Sometimes I write about people who become so real to me I feel as if I know them. Telling their stories becomes much more than simply doing a lot of research and then condensing it. Often I feel a kinship with them because I may have experienced something they experienced, or have been in their homes, or in the places they visited, or in their shoes. Sometimes we did the same things, or sang the same songs. Sometimes literally.
Christine Adler was a turn of the 20th century classical singer. She lived for many years in Bedford, in a house that for a long time I dreamed would be be mine, and a house that I’ve actually been in. I’ve stood at the same mantel she must have stood by; I’ve climbed the same stairs, and looked out of the same windows. At the time, I had never heard of Christine Adler. That didn’t come till much later.
When I did discover her name, I found out that we also share a love of classical vocal music. She was a contralto, the lowest of female voices, although that means something different today than it did in her day. In her day, a contralto included what we call mezzo-soprano today, and includes some of the great operatic repertoire sung by characters such as Carmen, Delilah in “Samson and Delilah”, and Amneris in “Aida.”
I used to sing some of that repertoire too, back in the day, so when I read in the old Brooklyn Eagle pages that Mrs. Adler sang this piece or that piece, I know the piece, and I know what was needed to sing it well. Christine Adler also sang the equivalent of pop and show tunes, because she enjoyed working and entertaining, and she also was a gifted teacher. Although I’m too young to have been taught by her, I certainly could have been taught by someone that she had trained, albeit in that student’s later years. It’s possible; after all, my own real life voice teacher lived to be over 100 years old. So here is the story of Madame Christine Adler, a true diva. (more…)
We were amazed to see the spiffy new look at 156 Broadway when we happened by recently during a snowstorm. Brookland Capital has been remaking the dilapidated 19th century building, at one point a cabinet factory, for about two years.
The first three units, out of a total of eight, went on the market in late December. Then three more listings went up two weeks ago, and now two of the units are in contract.
The units are pricey, but they look good. They are all studios, but with unusual double-height ceilings and lofted bedrooms. The four units on the second floor have two levels and the four units on the top floor have three levels.
The firm does not typically develop in Williamsburg, where prices are among the highest in the borough. Brookland Capital purchased the building in 2012 for $2,650,000. The asks for the units range in price from $750,000 to $985,000.
Curbed wrote about the building when sales launched in December. Bel Air Design Group is the architect.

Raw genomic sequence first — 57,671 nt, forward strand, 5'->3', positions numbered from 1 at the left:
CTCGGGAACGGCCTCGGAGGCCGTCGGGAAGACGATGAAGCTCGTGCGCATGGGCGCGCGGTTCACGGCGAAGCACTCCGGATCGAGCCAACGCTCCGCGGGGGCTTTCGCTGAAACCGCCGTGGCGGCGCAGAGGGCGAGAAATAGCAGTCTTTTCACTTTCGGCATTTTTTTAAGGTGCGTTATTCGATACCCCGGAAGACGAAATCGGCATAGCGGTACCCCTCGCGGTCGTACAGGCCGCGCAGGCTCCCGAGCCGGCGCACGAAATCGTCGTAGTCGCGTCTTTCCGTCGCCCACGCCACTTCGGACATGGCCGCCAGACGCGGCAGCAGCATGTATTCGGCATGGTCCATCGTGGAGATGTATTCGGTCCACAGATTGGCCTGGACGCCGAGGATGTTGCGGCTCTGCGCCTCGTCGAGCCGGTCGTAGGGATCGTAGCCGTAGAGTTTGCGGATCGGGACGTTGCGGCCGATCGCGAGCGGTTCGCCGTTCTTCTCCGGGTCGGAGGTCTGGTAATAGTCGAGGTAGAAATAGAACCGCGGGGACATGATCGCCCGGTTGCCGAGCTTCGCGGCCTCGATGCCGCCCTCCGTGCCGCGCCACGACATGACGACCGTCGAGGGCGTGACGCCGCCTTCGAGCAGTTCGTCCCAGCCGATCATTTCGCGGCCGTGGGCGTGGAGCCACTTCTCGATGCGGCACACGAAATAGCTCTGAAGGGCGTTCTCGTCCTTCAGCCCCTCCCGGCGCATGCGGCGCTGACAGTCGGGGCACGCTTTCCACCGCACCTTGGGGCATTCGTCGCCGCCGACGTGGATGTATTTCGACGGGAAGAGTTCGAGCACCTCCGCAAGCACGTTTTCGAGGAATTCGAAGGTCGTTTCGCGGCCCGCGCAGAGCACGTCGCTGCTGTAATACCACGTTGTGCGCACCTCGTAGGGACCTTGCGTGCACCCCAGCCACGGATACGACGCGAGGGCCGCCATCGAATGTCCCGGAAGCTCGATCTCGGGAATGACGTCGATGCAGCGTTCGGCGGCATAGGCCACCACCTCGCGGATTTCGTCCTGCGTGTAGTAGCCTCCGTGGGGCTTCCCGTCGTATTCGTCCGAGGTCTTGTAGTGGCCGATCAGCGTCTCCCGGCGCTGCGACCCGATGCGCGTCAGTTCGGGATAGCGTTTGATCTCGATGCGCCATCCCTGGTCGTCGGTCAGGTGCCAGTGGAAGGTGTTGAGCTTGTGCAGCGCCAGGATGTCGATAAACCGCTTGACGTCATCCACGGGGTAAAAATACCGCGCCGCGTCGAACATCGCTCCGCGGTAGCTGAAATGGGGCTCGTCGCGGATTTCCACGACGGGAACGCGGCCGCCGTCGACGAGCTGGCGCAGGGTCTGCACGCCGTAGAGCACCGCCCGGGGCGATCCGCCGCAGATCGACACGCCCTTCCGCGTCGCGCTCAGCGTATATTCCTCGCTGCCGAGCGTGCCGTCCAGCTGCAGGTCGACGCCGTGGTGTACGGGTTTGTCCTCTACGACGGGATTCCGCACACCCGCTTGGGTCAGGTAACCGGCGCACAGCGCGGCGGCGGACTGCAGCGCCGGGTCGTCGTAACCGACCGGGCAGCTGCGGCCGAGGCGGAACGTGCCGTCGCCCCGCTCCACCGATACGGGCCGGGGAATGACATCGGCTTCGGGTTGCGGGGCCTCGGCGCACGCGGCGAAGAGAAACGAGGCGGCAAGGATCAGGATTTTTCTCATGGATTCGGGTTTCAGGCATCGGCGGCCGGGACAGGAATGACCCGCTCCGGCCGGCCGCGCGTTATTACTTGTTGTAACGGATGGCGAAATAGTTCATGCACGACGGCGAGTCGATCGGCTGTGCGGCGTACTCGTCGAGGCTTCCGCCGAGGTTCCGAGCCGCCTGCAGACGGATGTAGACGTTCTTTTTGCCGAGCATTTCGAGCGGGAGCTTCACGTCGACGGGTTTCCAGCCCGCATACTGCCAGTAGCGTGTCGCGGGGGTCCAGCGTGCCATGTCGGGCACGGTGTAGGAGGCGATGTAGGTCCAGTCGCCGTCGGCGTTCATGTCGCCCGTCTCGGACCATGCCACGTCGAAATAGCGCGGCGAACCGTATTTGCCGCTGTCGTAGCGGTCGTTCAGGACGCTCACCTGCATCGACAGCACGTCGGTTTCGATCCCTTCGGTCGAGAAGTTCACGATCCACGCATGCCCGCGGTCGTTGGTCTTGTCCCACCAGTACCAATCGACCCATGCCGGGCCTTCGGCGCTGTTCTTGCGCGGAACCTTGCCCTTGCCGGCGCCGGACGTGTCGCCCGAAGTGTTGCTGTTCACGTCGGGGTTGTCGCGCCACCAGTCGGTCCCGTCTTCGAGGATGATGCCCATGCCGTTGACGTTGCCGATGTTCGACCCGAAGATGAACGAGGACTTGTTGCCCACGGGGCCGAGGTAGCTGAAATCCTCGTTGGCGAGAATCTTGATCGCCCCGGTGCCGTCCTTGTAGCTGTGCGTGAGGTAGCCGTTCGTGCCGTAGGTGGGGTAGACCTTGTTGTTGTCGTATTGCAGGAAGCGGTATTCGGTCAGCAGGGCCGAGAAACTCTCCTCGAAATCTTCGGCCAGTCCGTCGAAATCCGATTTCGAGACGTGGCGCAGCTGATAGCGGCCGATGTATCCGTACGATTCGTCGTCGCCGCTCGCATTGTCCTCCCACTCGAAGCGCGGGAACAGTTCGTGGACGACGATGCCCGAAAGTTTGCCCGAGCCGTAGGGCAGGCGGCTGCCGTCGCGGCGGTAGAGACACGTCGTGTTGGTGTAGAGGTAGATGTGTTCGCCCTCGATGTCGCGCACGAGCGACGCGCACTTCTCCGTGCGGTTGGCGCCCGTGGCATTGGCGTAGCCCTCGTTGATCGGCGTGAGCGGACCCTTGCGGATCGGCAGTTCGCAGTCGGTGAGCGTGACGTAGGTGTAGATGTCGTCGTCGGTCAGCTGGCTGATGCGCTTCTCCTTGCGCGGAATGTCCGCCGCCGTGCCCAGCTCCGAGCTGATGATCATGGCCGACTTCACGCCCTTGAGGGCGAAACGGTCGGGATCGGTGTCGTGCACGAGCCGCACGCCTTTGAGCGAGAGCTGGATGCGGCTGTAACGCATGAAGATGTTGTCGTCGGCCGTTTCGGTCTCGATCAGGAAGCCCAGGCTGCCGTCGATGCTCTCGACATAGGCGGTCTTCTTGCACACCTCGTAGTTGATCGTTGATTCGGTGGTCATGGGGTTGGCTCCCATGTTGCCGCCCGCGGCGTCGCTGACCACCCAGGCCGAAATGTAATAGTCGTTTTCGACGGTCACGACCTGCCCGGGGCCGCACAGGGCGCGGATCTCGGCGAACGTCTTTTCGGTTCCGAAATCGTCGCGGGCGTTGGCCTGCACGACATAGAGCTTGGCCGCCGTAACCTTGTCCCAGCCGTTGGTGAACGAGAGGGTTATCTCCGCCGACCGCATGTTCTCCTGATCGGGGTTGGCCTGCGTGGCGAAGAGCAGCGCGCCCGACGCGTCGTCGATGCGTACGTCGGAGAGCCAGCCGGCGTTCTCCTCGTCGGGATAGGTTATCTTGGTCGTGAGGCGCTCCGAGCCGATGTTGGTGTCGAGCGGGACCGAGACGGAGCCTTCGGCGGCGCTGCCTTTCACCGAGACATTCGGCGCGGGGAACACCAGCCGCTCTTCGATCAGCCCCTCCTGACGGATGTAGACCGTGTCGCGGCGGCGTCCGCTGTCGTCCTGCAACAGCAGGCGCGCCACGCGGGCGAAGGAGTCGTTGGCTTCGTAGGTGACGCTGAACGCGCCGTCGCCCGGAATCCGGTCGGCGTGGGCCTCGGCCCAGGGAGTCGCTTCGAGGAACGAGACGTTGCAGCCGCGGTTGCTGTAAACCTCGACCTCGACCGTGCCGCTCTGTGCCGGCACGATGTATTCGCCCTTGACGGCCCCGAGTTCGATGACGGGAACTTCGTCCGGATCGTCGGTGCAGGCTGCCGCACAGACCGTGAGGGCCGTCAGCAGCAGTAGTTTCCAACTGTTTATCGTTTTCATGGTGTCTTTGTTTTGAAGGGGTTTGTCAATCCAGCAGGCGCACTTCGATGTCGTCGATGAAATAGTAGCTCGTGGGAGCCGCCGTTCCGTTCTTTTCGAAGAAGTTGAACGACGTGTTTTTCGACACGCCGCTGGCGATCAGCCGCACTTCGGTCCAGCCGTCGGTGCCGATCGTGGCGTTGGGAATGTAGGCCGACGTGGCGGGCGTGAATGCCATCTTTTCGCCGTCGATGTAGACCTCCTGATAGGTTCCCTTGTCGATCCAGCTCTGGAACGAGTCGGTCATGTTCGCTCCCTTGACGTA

Click through to see what the building looked like before. What do you think about the transformation of the exterior?
After the great successes of New York City’s wonderful parks, such as Manhattan’s Central and Riverside Parks, as well as Brooklyn’s Prospect and Fort Greene Parks, every city in the country was envious. Cities are judged by their public buildings and public spaces, and by the beginning of the 20th century, almost every municipality and its civic movers and shakers wanted to have exemplary parks. Parks were places that every citizen, high and low, could enjoy the beauties of nature, fresh air, and room to relax.
For many urban areas, that was key to a better quality of life and a happier populace. Thanks to the philosophies of the City Beautiful Movement, city fathers also thought that parks, like great public buildings, would inspire the lower classes to civic pride, and therefore industrious behavior, better citizenship and moral uplifting. Parks were also a chance for city fathers, committee heads, wealthy donors, and ambitious landscape designers to shine. They all knew they were creating places that would live on after they were long gone. (more…)
A mutual friend forwarded these photos, taken by a neighbor about two months ago, of the inside of the Carpenter Gothic church at 809 Jefferson Avenue. The photographer commented:
Friends of mine belong to this church and tell me that they struggled with the situation for a very long time but ultimately decided they couldn’t afford to save a very deteriorated structure. It is very sad, indeed. I don’t know who could have saved this building. To anyone in the neighborhood, this is not a surprise. We will always wonder what could have been done to save it, and let this inspire us to prevent further loss of these old gems.
Click through to see the stained-glass windows in the balcony over the entrance.